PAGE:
One example of the novel's prudence is its charity toward its villains. Rather than depicting slavery at its most depraved, Stowe opened her story by presenting slavery in its mildest form, featuring a middle-class couple who treat their slaves more like family than property. Despite their good intentions, Mr. and Mrs. Shelby are the ones who precipitate the various disasters that occur throughout the rest of the book. Mired in debt, they sell some of their slaves in order to stave off financial ruin. Against their natural inclinations, they agree to break apart two families, selling off a small boy (Harry) from his mother and father, and selling off Uncle Tom from his wife and children.

By having the Shelbys set in motion the ruinous events of the rest of the novel, Stowe tried to show how an immoral system that reduces people to the legal status of property will inevitably generate heartrending results. She wished to persuade both fair-minded slaveholders as well as ambivalent Northerners that good intentions on the part of individual slaveowners would never undo the systemic evils perpetrated by the slave system.

Another example of the novel's prudence is its self-criticism. Self-righteousness can be the bane of moral reformers, yet Uncle Tom's Cabin is remarkably free of that vice. Stowe was an equal-opportunity critic, skewering the North nearly as much as the South. One of the novel's most memorable characters is Miss Ophelia, a dogmatic New England abolitionist who comes to visit her slaveholding cousin Augustine St. Clare in New Orleans. Miss Ophelia, Stowe writes, "would walk straight down into a well, or up to a loaded cannon's mouth, if she were only quite sure that there the path [of duty] lay." She spends her time preaching to her cousin about the evils of slavery, but she herself can't stand to touch a black person. She loves slaves in theory but is repelled by them in practice.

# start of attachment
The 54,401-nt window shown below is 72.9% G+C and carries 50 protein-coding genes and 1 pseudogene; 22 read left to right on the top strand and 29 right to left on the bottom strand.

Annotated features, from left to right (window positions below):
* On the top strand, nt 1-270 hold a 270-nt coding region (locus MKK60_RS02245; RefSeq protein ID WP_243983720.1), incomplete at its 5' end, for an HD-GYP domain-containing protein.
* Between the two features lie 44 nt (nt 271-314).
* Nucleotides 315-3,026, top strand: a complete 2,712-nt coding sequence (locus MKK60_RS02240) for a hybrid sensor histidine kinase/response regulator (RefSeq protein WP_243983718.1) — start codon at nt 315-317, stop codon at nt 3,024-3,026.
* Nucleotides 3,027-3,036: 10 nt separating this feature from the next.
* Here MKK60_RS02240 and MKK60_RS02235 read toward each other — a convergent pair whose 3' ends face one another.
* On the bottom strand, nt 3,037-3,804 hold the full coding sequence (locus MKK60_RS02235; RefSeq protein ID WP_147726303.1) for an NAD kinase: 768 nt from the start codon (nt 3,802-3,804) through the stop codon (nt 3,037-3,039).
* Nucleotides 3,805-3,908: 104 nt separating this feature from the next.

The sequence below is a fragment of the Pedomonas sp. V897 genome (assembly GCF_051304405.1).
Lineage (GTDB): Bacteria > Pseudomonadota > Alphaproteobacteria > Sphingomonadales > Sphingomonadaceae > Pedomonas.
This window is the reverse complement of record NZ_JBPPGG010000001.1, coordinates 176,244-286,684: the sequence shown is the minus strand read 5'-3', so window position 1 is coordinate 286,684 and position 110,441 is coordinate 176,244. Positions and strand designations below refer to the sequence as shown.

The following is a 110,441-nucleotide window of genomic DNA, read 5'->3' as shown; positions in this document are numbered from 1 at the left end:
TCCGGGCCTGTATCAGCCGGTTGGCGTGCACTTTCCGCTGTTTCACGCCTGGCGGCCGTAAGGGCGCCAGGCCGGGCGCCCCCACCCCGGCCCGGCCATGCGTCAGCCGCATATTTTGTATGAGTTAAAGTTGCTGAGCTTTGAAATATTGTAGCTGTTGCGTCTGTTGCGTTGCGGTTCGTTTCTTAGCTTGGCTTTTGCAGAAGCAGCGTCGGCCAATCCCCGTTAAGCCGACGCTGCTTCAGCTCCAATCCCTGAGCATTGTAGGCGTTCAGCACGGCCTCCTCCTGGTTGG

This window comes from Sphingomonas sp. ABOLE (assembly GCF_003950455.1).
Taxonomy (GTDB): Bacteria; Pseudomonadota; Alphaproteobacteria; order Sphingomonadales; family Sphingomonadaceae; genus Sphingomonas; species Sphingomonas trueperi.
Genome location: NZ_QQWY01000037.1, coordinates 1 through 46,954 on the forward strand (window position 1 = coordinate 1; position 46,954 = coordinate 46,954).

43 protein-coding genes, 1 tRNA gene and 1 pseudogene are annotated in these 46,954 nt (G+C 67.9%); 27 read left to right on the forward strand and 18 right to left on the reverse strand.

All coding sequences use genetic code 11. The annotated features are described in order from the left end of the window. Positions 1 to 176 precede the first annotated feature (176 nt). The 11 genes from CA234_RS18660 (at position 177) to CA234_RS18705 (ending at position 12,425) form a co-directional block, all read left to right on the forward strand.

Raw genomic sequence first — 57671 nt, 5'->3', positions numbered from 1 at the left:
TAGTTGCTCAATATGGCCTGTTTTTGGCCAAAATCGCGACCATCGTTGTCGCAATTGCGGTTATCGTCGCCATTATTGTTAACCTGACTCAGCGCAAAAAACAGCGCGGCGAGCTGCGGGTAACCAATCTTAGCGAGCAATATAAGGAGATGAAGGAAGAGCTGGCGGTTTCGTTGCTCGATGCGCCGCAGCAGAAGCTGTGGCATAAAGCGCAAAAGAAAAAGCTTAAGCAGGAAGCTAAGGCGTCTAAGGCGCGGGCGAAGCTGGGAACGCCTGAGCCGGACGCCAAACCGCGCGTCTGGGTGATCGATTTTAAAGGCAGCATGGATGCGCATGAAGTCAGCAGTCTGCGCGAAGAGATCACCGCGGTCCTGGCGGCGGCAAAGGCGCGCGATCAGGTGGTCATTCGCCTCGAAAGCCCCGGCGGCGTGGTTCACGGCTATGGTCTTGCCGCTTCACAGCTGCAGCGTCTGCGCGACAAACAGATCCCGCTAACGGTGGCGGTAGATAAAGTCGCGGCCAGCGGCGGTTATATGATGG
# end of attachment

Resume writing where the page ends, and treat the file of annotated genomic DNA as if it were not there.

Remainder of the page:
It is her slaveholding cousin Augustine who exposes Miss Ophelia's blindness to her own faults. In one exchange, St. Clare chides Northerners who are offended by the evils of slavery but are silent about the working conditions of free laborers in Northern factories. Clearly modeled after Stowe herself, the character of Miss Ophelia likely revealed some of Stowe's own struggles with race prejudice. By demonstrating her willingness to indict even her own weaknesses, Stowe made it easier for ambivalent readers to consider her full critique of slavery without rejecting it out of hand.

A third example of the book's prudence is Stowe's attempt to frame an argument against slavery based not only on morality but on the slaveholders' self-interest. A standard indictment against slavery was that it dehumanized the slaves. Stowe's insight was to demonstrate that slavery was just as dehumanizing for the masters. In Stowe's Protestant universe, human beings reflect the image of God by creating and producing—in short, by working. One of the underlying themes of the novel is how productive slaves are. They are inventors and managers and cooks. They tend their masters' crops, and they raise their masters' children. As a result, there is little worthwhile work left for slaveholders themselves to do. By relying almost wholly on others to do their work for them, they condemn themselves to a meaningless existence.

In some ways Stowe's most chillingly depicted slaveowner is not the sadistic Simon Legree, who comes at the end of the novel, but the noble Augustine St. Clare and his petty tyrant wife Marie. A slaveowner who laments the evils of the slave system, Augustine is nevertheless so enervated and indecisive that he is a hollow shell of a man. His wife Marie, meanwhile, lives only to complain about her problems and to demand that her slaves wait on her slightest whim. She has no positive reason for existing, and she gives nothing back to society. The St. Clares supply a vivid portrait of why slaveholders need to renounce slavery for their own good.

Perhaps the supreme example of the novel's prudence is the title character. It should be noted that the Uncle Tom of the novel is far from being an "Uncle Tom." He is a man of courage and resolve. While his turn-the-other-cheek attitude is so pervasive that it borders on the incredible, his meekness serves an important rhetorical function. By offering readers such a gentle hero, Stowe deprived Southern critics of the potentially damning charge that her book would stoke the flames of a violent slave rebellion. Instead of viewing slaves as a threat to social order, Stowe wanted her readers to identify them with the plight of the suffering Jesus.

Stowe's ability to engage in genuine self-criticism, her refusal to demonize slaveholders as a class, and her enlistment of self-interest in the cause of moral reform all helped her produce a powerful work of lasting value. Given the array of divisive social issues confronting American evangelicals today, we can learn much from Stowe's example of prudential rhetoric in Uncle Tom's Cabin.

John West is associate professor of political science at Seattle Pacific University and a senior fellow of Discovery Institute.